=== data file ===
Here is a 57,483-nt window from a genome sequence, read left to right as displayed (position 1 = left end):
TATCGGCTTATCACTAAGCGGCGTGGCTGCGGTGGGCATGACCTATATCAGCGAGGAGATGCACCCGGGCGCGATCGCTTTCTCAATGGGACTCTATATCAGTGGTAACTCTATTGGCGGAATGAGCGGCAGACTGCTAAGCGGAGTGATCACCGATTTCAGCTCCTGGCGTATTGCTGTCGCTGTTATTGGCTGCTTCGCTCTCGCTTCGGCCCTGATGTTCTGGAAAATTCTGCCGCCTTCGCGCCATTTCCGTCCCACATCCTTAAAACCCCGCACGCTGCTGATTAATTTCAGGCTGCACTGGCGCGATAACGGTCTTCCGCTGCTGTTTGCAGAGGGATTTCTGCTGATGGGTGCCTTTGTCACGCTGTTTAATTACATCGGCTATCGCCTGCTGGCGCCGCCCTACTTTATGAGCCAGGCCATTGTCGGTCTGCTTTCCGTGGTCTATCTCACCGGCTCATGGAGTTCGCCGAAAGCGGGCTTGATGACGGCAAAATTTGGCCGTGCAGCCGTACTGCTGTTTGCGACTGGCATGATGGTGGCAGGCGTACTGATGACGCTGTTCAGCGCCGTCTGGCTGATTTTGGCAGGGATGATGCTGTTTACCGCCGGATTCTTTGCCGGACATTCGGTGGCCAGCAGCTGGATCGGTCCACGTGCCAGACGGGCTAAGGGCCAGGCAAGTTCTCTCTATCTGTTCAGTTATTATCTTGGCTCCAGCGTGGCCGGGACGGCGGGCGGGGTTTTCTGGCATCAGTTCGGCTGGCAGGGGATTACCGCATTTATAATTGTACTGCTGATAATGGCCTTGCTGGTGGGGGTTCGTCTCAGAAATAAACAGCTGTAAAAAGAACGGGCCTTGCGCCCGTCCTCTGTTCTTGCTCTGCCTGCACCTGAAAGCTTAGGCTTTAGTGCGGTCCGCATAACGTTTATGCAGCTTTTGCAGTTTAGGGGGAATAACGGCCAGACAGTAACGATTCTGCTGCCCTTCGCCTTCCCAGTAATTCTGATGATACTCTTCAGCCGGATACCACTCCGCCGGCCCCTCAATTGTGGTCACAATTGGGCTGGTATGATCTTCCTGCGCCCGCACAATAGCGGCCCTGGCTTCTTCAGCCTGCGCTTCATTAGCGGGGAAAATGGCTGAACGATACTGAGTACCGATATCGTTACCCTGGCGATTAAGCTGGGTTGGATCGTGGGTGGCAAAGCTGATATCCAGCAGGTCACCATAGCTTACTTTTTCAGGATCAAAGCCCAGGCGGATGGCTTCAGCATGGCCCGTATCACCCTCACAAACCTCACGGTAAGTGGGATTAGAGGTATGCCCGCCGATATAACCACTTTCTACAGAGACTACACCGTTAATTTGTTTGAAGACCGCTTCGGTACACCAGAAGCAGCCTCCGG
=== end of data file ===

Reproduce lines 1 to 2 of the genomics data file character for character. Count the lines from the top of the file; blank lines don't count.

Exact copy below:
Here is a 57,483-nt window from a genome sequence, read left to right as displayed (position 1 = left end):
TATCGGCTTATCACTAAGCGGCGTGGCTGCGGTGGGCATGACCTATATCAGCGAGGAGATGCACCCGGGCGCGATCGCTTTCTCAATGGGACTCTATATCAGTGGTAACTCTATTGGCGGAATGAGCGGCAGACTGCTAAGCGGAGTGATCACCGATTTCAGCTCCTGGCGTATTGCTGTCGCTGTTATTGGCTGCTTCGCTCTCGCTTCGGCCCTGATGTTCTGGAAAATTCTGCCGCCTTCGCGCCATTTCCGTCCCACATCCTTAAAACCCCGCACGCTGCTGATTAATTTCAGGCTGCACTGGCGCGATAACGGTCTTCCGCTGCTGTTTGCAGAGGGATTTCTGCTGATGGGTGCCTTTGTCACGCTGTTTAATTACATCGGCTATCGCCTGCTGGCGCCGCCCTACTTTATGAGCCAGGCCATTGTCGGTCTGCTTTCCGTGGTCTATCTCACCGGCTCATGGAGTTCGCCGAAAGCGGGCTTGATGACGGCAAAATTTGGCCGTGCAGCCGTACTGCTGTTTGCGACTGGCATGATGGTGGCAGGCGTACTGATGACGCTGTTCAGCGCCGTCTGGCTGATTTTGGCAGGGATGATGCTGTTTACCGCCGGATTCTTTGCCGGACATTCGGTGGCCAGCAGCTGGATCGGTCCACGTGCCAGACGGGCTAAGGGCCAGGCAAGTTCTCTCTATCTGTTCAGTTATTATCTTGGCTCCAGCGTGGCCGGGACGGCGGGCGGGGTTTTCTGGCATCAGTTCGGCTGGCAGGGGATTACCGCATTTATAATTGTACTGCTGATAATGGCCTTGCTGGTGGGGGTTCGTCTCAGAAATAAACAGCTGTAAAAAGAACGGGCCTTGCGCCCGTCCTCTGTTCTTGCTCTGCCTGCACCTGAAAGCTTAGGCTTTAGTGCGGTCCGCATAACGTTTATGCAGCTTTTGCAGTTTAGGGGGAATAACGGCCAGACAGTAACGATTCTGCTGCCCTTCGCCTTCCCAGTAATTCTGATGATACTCTTCAGCCGGATACCACTCCGCCGGCCCCTCAATTGTGGTCACAATTGGGCTGGTATGATCTTCCTGCGCCCGCACAATAGCGGCCCTGGCTTCTTCAGCCTGCGCTTCATTAGCGGGGAAAATGGCTGAACGATACTGAGTACCGATATCGTTACCCTGGCGATTAAGCTGGGTTGGATCGTGGGTGGCAAAGCTGATATCCAGCAGGTCACCATAGCTTACTTTTTCAGGATCAAAGCCCAGGCGGATGGCTTCAGCATGGCCCGTATCACCCTCACAAACCTCACGGTAAGTGGGATTAGAGGTATGCCCGCCGATATAACCACTTTCTACAGAGACTACACCGTTAATTTGTTTGAAGACCGCTTCGGTACACCAGAAGCAGCCTCCGG